A day on the Hacker News home page: lambda-comments

5 minute read
Cool clouds over Vancouver on the weekend

On Thursday night, I finally blogged about my new open-source project for self-hosting blog comments using Amazon’s Lambda service. Then a lot of things happened…

I first announced it on Twitter:

Because Vancouver is on the west coast, announcing a project late in the day isn’t the best way to get attention. Europe has already gone to bed, and the east coast people are done with work.

I was happy with the local attention the blog post received, and the commenting system seemed to be working. One of the first comments I received was this:

Comment from Tim Bray

Tim Bray is a legend and a hero to any blogger, so already I felt like the project was a success!

This is one of the reasons I wanted to do the project in the first place – I wanted a low-friction commenting system so that anybody can leave a comment without having to jump through a lot of identity verification hoops. If Tim Bray had to verify his identity, he’s a busy guy, and my guess is that he might not have left a comment.

On the other hand, that might not be Tim Bray. :-)

On Friday morning, I was planning to do a bit more promotion of the blog post, but before I could do it, I checked Google Analytics, and I noticed I was already getting some traffic from Hacker News. Somebody I didn’t know had already submitted my blog post as a story. Great!


Nobody had commented on Hacker News yet, so I left a message saying I’d answer questions, and then I tweeted again.

(I should have said ‘submitting’, not ‘submitted’. Don’t you wish you could edit tweets?)

Fifteen minutes later…

Just for fun, I left the Google Analytics window open, and I started my screen recording software, and captured time-lapse of the next 4 hours:

Isn’t that crazy?

I was reloading the Hacker News homepage throughout the day, and I think it eventually peaked at the #10 position on the page. Pretty amazing.

Fortunately, all the traffic happened when I had a few hours available to sit around and respond to all the questions. In the blog post, I actively encouraged people to leave comments so they could try out the commenting system, and they did.

One feature I implemented for lambda-comments was notifications via Slack so I could see the comments immediately after they were published.

Slack Notifications

I’m always in Slack anyways, so that worked great. Monitoring the comments on Hacker News took a bit more effort, as the conversation there is threaded, and the new comments are distributed throughout the page.

One great thing about all the attention was that people immediately started to find bugs that I wouldn’t have found right away. On Safari, some of the comment form fields were filled with ‘null’. Also, it didn’t work in private browsing mode on Safari. Somebody posted a gigantic file to test if I had implemented limits (I hadn’t). Somebody tried to post in Korean, and the checksums failed (I had to upgrade some client-side libraries to fix the encoding issue). It didn’t build with the newest version of Node (now fixed).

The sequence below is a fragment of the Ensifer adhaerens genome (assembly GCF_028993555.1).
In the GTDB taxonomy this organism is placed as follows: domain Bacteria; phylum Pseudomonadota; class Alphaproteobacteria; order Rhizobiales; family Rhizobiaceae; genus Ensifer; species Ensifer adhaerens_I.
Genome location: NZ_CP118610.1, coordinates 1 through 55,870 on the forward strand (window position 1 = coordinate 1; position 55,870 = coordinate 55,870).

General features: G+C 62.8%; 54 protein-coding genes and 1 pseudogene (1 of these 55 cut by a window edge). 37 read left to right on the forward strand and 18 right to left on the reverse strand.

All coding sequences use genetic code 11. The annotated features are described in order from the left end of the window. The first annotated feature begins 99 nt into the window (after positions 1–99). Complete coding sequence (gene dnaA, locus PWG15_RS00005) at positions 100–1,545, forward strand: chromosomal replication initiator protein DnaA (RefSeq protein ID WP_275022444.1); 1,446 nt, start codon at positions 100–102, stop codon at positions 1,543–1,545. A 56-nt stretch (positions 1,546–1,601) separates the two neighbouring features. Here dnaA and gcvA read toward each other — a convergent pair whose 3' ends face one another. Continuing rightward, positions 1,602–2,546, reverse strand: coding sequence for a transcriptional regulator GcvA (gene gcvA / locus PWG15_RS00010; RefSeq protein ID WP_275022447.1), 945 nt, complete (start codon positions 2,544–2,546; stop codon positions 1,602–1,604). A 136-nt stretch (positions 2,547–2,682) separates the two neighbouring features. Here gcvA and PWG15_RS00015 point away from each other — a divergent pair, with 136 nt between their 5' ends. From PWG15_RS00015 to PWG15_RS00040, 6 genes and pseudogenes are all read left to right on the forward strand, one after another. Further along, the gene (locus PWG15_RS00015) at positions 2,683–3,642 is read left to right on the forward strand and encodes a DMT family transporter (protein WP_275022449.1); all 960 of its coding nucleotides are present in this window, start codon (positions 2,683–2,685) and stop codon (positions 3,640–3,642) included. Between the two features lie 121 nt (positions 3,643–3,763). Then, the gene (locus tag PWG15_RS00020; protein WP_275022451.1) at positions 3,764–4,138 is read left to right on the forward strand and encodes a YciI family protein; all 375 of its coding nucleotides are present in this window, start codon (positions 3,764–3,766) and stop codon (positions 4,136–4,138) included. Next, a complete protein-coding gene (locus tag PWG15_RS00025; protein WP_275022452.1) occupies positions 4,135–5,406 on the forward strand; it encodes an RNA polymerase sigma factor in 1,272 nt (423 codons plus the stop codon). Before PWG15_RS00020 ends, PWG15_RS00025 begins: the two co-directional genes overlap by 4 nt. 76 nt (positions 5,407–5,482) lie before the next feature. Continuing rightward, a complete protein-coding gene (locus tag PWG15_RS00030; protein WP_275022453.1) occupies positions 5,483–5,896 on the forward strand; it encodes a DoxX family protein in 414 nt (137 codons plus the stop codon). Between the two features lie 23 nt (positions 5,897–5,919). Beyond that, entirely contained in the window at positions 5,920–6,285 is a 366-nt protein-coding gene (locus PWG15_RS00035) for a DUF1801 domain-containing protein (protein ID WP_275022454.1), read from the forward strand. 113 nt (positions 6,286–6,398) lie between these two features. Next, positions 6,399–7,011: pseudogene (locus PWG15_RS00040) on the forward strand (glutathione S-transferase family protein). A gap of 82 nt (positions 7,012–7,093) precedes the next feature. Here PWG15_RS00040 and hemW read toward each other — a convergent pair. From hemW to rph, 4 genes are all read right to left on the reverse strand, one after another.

An addition to the bug reports, lots of good feature suggestions were made.

Although I haven’t yet implemented a UI for moderating comments, it was pretty easy to download the JSON file from Amazon S3, edit the file in vim, and then upload it again. A lot of comments were what I’d call ‘content free’, basically just people doing test posts.

Some commenters tried to test the spam filter by leaving spam-like comments. For the most part, nothing got filtered (the filter hasn’t been trained yet). I think Akismet’s algorithm isn’t overly aggressive - it could tell that those comments weren’t real life spam. I even got a Hitler comment (which I eventually removed).

Particularly gratifying is a nice mention I received from Aerobatic, the hosting provider that I’m running the blog on!

Quote from Aerobatic

As the day progressed, the traffic kept coming in. Jeff Barr from Amazon even did a nice tweet about it:

One thing I’m glad I did was to include a button in the blog post to remind people to ‘Star’ the project on GitHub:

It’s up to 350 stars at the time I’m posting this! That was enough to get it up to the #8 position on GitHub’s trending projects page!

Most of the traffic came from Hacker News, and it managed to stay on the home page there for around 24 hours.

Google Analytics

There were just under 8000 visitors, according to Google Analytics.

How much did it cost?

AWS Cost Explorer

According to AWS Cost Explorer, I paid $1.37 to serve up the JSON file containing the comments to all those visitors. Not bad, considering that is likely the biggest surge in traffic this blog will ever see.

There doesn’t appear to be any charges for DynamoDB or API Gateway. And the number of requests to Lambda are under a million, so it’s free. When I get my end-of-the-month bill on my credit card, I’ll check to see what I was actually charged for.

Overall, I was blown away that people saw the value in the work I’ve done, and it really is going to encourage me to put some extra effort into the project to improve it going forward!

I still don’t know if anybody out there has actually managed to install the comments for themselves. If anybody has had some success, please leave a comment!

And be sure to check out my current contract availability by clicking the ‘+’ in the upper left corner of the page!